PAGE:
In the previous episode we noted our protagonist choosing the pathway that led to college rather than taking the fork that led to immediate employment with a promise of a bright and lucrative future.
I drew a little chart before I started writing these episodes, vignettes, whatever one chooses to call them. The map contains fully a dozen Ys. I think I need to be selective, lest I bore you to tears. Thus I will skip over the various forks I encountered in pursuing a college education, and there were many. Suffice it to say that after seven years, a wedding which united me with the young lady of whom I was enamored, and the birth of a daughter, I completed the baccalaureate degree which I pursued.
Then one day, almost before the ink on the diploma had dried, I got a letter from the secretary of the board of a community church in a small town in Central Washington State. Like the phone call I received right after graduating high school, this missive purported to be a firm job offer. The pastor of the congregation had moved on, and while they had an interim pastor they were looking for a young man, a go-getter who would provide the spiritual guidance and perform all the other chores that a pastor performs. This is a full-time job, and it pays an adequate salary to provide for your family.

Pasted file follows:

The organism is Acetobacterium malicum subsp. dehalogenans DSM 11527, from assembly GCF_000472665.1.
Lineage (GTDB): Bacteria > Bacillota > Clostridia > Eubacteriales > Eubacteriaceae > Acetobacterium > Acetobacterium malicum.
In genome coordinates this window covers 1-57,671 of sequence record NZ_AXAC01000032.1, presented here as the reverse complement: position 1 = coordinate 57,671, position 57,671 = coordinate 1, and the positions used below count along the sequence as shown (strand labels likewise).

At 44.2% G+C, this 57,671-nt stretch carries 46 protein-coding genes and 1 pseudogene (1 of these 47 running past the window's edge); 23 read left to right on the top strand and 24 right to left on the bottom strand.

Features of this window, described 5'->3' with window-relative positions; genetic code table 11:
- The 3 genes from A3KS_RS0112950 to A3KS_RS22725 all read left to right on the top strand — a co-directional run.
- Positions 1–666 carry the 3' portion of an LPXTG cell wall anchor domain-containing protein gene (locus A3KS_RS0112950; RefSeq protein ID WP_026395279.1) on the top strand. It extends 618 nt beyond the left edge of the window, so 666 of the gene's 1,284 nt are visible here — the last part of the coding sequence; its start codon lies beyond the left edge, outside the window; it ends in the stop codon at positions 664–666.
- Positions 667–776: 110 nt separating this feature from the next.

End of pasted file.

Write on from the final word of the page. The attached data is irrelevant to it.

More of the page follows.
Now how did that happen? I was not a theology student, nor a graduate in Christian ministries, and I had no intention of ever pursuing a seminary degree. My mother, in fact, was the only person who had ever suggested the ministry to me as a possible career.
Well, here's how that happened. I majored in philosophy and had taken some courses in biblical literature along the way. My major professor had been approached by this congregation seeking his recommendation for a young man to take over the pastoral responsibilities in their community. He recommended me, and here I stood, once again, stunned.
Suffice it to say that my wife had never entertained the notion of being a preacher's wife, no more had I considered being a preacher. We had traveled through Central Washington on our way west, but neither of us had ever been in the town from which the offer came. Population, 3800. Climate, temperate, semi-arid. In the back of our minds we were always entertaining the notion of moving back to the Midwest to be near our families. Central Washington was still over 2000 miles from home, and nearly 300 miles from the friends we had accumulated around the Sound.
I drafted a carefully worded letter, thanking the board for their consideration. I would be happy, I said, to visit the community to get acquainted with the people. I will give careful and prayerful consideration to your offer.
Next installment will take you into the life we found in the ministry.